When I read your last post about telling the co-worker, I cringed, because he probably immediately thought about the bolded part. I don't know what you paid for the knife, but I'm sure he correlated "600 years old" and "high value" right away. I hope he doesn't ask for it back.

Either way, cool stuff!

Did the Japanese blade get repairs done on the tip? One of the pictures looks like the tip had a different hue, indicating it had been repaired/replaced
Thankfully he didn’t seem all that interested in the value, and from what I know about him I don’t think he’d be one to ask for it back....I think he realizes he did zero research on it and had no interest...plus the polish came in at $1,200 (top tier US polishers charge in the area of $100 per inch for a traditional polish) so I don’t think there’s any chance he’d ever want to “buy it back” given he didn’t have much interest in it in the first place.

No repairs to the tip, what you’re seeing in the pic is the result of the polish where the burnishing style changes on the top edge (mune) of the blade near the tip. Others may know more but I believe some polishers end the mirror-like burnishing short of the tip to prevent damage as it is more fragile.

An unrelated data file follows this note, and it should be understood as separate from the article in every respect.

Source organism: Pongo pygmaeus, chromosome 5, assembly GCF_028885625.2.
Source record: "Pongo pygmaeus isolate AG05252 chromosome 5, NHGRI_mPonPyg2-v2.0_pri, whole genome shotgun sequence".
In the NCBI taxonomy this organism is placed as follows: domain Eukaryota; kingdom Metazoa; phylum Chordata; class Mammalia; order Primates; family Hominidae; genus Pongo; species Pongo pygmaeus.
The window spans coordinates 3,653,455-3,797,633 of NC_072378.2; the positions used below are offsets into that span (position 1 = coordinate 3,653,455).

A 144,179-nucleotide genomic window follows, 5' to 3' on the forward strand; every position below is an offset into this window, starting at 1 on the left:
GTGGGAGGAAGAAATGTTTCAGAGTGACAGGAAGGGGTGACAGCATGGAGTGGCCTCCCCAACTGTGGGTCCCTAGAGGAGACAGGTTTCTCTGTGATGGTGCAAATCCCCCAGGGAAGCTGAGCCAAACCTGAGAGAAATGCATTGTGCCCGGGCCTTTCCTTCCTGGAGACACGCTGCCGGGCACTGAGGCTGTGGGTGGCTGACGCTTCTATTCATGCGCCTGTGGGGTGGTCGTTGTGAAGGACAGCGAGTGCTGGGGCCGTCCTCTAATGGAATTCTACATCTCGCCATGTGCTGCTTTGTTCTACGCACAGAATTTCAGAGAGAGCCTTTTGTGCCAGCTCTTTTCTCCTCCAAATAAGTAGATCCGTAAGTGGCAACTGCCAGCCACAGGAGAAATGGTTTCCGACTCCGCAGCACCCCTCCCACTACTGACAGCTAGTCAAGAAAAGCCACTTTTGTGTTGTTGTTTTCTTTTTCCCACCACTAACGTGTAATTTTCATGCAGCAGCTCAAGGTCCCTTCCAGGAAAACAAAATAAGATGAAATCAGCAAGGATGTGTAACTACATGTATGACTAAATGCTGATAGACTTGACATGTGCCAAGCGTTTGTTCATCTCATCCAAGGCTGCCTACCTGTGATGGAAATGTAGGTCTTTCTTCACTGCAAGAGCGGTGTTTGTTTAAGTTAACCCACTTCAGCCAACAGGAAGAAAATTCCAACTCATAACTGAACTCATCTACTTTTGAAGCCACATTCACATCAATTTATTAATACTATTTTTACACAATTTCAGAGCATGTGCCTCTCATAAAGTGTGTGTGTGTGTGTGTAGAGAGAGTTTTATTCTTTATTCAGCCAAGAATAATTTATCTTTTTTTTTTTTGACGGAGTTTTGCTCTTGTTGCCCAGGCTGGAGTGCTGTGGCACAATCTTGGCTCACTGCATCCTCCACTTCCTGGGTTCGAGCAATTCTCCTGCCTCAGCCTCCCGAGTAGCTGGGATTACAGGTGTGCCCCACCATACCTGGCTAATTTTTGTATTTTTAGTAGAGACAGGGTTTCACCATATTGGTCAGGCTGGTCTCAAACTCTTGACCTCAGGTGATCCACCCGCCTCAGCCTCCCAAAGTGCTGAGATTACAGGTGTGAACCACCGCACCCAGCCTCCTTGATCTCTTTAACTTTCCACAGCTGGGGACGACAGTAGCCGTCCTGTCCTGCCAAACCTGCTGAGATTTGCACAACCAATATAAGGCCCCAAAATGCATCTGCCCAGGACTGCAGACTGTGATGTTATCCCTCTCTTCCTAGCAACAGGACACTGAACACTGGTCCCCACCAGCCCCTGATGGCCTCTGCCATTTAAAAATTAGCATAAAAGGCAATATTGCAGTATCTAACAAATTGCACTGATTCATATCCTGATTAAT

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Old July 3rd, 2019, 06:30 PM #17
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Quote:
Originally Posted by KH195 View Post
No repairs to the tip, what you’re seeing in the pic is the result of the polish where the burnishing style changes on the top edge (mune) of the blade near the tip. Others may know more but I believe some polishers end the mirror-like burnishing short of the tip to prevent damage as it is more fragile.